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For all Philip Roth knows, LeBron James is some sort of hat

Approached by friend and sportswriter Scott Raab to supply a blurb for his LeBron James exposé “The Whore of Akron,” America’s foremost novelist had a strange admission to make.

What is this 'LeBron' of which you speak?
What is this 'LeBron' of which you speak?
Image: MANU FERNANDEZ/AP/Press Association Images; RICHARD DREW/AP/Press Association Images

AS A TWO-time winner of the National Book Award and a recipient of both the Booker International Prize and the PEN Award for Achievement in American Fiction, Philip Roth can stake a claim to being the most celebrated living chronicler of the American experience.

When it came to soliciting blurbs for his controversial account of LeBron James’s departure from Cleveland, then, sportswriter Scott Raab told Slate’s Hang Up and Listen podcast that he knew exactly whom to petition.

Letter sent, it wasn’t long before a missive from the reclusive novelist arrived in his mailbox.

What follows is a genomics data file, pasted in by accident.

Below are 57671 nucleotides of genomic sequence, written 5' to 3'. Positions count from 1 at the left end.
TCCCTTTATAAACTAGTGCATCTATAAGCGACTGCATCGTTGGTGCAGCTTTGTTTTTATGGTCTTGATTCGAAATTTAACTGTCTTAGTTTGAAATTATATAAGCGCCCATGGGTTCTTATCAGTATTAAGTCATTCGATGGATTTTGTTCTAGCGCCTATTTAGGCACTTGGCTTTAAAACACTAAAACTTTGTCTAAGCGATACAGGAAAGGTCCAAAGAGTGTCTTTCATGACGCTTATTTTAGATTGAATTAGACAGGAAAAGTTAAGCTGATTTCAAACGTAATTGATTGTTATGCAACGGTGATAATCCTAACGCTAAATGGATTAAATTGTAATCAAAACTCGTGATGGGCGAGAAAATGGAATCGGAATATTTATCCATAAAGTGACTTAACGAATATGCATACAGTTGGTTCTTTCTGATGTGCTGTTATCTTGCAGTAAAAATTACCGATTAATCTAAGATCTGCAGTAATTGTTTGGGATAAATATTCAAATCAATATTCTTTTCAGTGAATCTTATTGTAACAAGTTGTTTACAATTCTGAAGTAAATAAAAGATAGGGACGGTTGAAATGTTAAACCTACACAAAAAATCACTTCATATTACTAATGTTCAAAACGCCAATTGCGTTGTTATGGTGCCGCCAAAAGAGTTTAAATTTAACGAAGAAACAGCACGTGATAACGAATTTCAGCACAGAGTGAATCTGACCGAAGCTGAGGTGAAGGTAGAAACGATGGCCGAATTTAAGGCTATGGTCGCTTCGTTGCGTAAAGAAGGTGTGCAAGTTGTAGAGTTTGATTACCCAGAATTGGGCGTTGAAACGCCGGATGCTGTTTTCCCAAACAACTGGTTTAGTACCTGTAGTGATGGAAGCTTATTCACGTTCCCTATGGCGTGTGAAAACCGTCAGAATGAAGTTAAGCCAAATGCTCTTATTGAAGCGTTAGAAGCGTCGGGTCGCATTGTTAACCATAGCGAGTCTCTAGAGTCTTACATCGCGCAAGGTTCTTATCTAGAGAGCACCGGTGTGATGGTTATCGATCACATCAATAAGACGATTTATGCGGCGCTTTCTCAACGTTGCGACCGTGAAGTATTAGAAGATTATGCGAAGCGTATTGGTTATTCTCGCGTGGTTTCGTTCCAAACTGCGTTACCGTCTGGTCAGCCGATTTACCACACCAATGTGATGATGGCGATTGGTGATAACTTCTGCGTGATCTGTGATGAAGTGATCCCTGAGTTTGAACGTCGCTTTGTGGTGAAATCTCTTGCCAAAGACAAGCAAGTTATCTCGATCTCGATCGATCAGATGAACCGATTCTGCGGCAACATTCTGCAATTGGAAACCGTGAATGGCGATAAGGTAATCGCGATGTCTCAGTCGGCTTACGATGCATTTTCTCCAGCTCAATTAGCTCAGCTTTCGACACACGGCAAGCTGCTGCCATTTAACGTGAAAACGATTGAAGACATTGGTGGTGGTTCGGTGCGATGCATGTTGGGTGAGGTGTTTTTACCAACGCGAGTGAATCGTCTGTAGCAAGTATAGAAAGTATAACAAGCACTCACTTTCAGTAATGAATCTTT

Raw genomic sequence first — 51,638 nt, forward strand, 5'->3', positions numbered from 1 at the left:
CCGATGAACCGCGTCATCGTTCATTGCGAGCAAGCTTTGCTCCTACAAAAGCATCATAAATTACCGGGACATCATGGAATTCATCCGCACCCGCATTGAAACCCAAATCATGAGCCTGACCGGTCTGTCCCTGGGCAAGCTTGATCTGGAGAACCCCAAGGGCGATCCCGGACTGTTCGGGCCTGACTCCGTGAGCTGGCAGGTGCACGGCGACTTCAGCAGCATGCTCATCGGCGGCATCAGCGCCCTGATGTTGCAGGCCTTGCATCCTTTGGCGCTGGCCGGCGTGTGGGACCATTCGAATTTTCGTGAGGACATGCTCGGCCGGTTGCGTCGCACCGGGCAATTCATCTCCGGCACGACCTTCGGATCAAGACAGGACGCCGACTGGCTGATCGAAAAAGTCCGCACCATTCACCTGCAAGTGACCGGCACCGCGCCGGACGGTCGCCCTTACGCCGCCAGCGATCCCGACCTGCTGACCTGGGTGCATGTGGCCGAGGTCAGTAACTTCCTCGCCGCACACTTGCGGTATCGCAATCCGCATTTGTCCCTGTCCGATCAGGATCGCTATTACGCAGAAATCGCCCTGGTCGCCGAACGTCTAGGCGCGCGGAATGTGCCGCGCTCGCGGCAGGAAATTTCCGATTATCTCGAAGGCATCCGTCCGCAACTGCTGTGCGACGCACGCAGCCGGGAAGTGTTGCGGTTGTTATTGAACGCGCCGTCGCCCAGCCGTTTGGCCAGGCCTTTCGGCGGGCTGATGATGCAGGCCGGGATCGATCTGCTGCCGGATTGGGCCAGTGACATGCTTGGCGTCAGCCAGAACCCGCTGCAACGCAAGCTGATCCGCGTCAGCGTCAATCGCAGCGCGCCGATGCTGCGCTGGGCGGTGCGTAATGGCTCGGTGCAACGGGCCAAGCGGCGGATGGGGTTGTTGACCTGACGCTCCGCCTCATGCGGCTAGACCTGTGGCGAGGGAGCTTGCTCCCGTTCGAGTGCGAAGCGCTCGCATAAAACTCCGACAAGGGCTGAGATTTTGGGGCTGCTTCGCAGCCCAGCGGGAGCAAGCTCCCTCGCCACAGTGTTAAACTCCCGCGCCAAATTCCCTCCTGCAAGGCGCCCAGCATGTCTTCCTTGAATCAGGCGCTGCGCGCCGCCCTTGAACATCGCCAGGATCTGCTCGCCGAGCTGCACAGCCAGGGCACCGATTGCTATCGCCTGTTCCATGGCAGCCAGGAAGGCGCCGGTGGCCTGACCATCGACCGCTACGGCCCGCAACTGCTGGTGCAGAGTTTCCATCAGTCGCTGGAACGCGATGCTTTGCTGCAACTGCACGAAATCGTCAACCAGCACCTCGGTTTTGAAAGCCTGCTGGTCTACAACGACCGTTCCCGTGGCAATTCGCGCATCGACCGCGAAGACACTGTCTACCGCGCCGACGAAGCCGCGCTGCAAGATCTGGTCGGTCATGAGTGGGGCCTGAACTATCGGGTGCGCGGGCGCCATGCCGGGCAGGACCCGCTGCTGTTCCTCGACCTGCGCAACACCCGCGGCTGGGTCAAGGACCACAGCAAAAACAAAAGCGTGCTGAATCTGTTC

“Dear Scott,

You’re asking the wrong man to say something about your book. I was curiously incompetent at basketball as a boy, I have never followed basketball as an adult, and I know nothing about the teams or their players. I remember that Bill Bradley played for Princeton while I was teaching there, but otherwise, as far as I know, LeBron James is a hat worn by men in the 1920s.

Sorry to let you down, but you’ll do alright without me.”

Roth, it appears, resides in an idyllic corner of the world that– not unlike one of those clichéd safe havens that motivate heroes in post-apocalyptic movies– remains completely untouched by coverage of The Decision.

You get the feeling that Raab would probably have struck it lucky with Updike, but alas, that ship has sailed.

Listen to the interview here>

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